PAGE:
In the United Kingdom, breastfeeding in public was addressed in the Equality Act of 2010. Under this legislation, treating a woman unfavorably because she is breastfeeding is sex discrimination and against the law. The Act protects nursing mothers in public places such as parks, sports and leisure facilities, and when using public transport. They are also protected in stores, restaurants, hotels movie theatres (known as "cinemas" there), and gas stations. In Scotland it is a criminal offense to try to prevent a woman from feeding a child under two in any place in which the public has access and in which the child is entitled to be. Anyone who tries to do so can be prosecuted under the Equality Act.
A 2007 survey of pediatricians, family physicians, and gynecologists in Israel concluded that physicians had a positive disposition towards breastfeeding but that their knowledge about it was somewhat low. The authors noted that "it is highly important to increase physicians’ awareness of breastfeeding women’s needs," though they did not address the issue of nursing in public. A 2004 report from the Kenesset (עידוד הנקה בישראל) noted that only 32% of Jewish mothers were breastfeeding their infants a six months, (compared with 50% of Arab mothers,) but the report did not address nursing in public. In 2013 a bill came before the Kenesset to protect women who nursed in public spaces. The bill has not yet become law, but its supporters hope that it will be resubmitted in the current Kenesset.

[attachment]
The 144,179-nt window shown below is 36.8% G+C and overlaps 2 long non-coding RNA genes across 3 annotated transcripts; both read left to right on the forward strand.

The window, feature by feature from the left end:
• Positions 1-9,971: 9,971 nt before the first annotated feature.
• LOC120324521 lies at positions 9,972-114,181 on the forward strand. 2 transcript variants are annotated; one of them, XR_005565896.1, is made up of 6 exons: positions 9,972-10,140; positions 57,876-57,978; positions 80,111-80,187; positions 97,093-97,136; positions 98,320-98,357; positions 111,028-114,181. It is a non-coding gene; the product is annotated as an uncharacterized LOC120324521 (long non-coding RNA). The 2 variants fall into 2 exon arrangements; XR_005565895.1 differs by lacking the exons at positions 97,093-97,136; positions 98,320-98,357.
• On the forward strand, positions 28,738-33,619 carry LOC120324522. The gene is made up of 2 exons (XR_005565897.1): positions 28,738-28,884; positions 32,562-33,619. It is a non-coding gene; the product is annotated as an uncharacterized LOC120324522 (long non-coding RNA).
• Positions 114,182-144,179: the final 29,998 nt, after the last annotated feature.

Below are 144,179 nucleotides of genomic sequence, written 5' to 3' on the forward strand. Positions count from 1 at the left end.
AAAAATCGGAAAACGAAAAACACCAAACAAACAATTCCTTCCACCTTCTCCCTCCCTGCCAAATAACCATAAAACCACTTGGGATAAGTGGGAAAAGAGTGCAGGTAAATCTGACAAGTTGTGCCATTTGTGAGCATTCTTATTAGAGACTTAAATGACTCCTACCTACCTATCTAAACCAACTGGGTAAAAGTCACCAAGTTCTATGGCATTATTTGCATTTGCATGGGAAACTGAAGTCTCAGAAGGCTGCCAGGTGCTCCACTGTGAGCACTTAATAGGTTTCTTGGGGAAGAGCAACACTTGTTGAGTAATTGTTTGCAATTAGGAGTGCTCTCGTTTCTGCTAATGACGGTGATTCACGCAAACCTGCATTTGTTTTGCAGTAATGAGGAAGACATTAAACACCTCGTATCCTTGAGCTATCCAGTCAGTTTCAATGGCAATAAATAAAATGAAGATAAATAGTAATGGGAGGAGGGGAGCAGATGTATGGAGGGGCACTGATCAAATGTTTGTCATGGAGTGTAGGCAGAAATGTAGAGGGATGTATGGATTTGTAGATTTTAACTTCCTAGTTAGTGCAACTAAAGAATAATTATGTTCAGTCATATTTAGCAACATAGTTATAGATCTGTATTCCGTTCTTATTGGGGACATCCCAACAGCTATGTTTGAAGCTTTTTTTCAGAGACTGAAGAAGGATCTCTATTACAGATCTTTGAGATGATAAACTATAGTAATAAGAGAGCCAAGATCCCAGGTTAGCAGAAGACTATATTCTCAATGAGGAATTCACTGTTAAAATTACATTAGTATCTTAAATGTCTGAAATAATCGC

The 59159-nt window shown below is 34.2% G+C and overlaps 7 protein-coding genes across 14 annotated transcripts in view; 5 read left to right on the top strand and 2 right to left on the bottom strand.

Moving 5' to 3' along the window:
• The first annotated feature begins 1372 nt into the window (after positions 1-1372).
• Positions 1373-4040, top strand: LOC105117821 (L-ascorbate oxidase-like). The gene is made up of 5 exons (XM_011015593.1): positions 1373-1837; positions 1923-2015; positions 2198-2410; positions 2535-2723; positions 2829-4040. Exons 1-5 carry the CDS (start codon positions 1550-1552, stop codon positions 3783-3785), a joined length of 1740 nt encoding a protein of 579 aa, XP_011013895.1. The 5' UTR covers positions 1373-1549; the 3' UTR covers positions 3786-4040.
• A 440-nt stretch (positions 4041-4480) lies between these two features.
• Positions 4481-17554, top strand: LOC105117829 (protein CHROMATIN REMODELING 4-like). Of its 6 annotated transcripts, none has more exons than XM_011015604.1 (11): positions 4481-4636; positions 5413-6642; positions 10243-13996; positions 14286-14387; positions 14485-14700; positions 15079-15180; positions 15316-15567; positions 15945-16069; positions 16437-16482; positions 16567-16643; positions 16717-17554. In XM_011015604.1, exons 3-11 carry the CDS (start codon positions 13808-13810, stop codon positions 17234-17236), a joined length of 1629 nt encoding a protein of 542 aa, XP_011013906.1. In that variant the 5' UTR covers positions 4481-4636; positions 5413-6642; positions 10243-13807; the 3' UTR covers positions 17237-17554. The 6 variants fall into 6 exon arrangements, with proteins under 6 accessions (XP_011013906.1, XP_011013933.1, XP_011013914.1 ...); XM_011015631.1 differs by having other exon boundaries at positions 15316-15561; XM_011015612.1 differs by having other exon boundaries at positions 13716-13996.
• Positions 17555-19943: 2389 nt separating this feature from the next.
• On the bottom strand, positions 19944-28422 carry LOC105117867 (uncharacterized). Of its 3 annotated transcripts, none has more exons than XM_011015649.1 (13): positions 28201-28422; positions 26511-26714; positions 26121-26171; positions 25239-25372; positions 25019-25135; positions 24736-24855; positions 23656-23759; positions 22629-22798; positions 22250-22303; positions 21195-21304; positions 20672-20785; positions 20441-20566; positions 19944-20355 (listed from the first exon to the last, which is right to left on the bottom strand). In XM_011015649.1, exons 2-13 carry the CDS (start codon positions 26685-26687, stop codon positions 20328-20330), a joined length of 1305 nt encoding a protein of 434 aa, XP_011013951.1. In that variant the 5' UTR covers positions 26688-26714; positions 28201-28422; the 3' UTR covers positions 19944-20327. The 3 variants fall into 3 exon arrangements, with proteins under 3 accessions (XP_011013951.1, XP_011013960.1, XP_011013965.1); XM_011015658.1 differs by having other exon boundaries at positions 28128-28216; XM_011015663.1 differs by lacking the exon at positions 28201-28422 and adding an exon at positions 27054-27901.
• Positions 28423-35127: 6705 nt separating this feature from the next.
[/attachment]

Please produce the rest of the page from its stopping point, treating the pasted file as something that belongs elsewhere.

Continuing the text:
Breastfeeding in Public - One Rabbi's Responsum
Rabbi Brad Artson of the Zeigler School of Rabbinic Studies in Los Angeles has written a thoughtful תשובה (responsum) on the question of breast feeding in public. "When it was possible to avoid baring the breast," he wrote, reviewing several talmudic passages, "it seems to be the preferred approach of the rabbis. Forced stripping [which was part of the Sotah ritual] was a sign of humiliation. And, finally, the rabbis dispute whether or not such an act as public breast-feeding is a sufficient cause for divorce (ultimately deciding that it is not)." He concluded his twelve page responsum (which was approved 14 to 3) with these words:
Reading the sources in the light of these considerations, I understand halakhah to permit public breast-feeding, including in a Beit Midrash or synagogue sanctuary during a worship service, so long as it is done in a modest, subtle, and dignified fashion. (This requirement would be met, for example, by using a cloth or towel to cover breast and baby, by the maternity shirts specially made for this purpose, or by nursing in the rear of the room.) It is also preferable that Jewish institutions provide places where mothers who prefer to nurse in private may do so.
Many synagogue arks are emblazoned with the words דע לפני מי אתה עומד , know before Whom you stand. In Torah study and in prayer, we are in the presence of the One whose salvation is intimated through human nursing:
לְמַעַן תִּינְקוּ וּשְֹבַעְתֶּם מִשֹּׁד תַּנְחֻמֶיהָ לְמַעַן תָּמֹצּוּ וְהִתְעַנַּגְתֶּם מִזִּיז כְּבוֹדָהּת
"That you may suck, and be satisfied with the breasts of her consolations; that you may drink deeply, and be delighted with the abundance of her glory.”
Jewish institutions, in particular, have an obligation to welcome, facilitate, and support nursing mothers and their babies.
These are words that Jews of any and all denominations should get behind.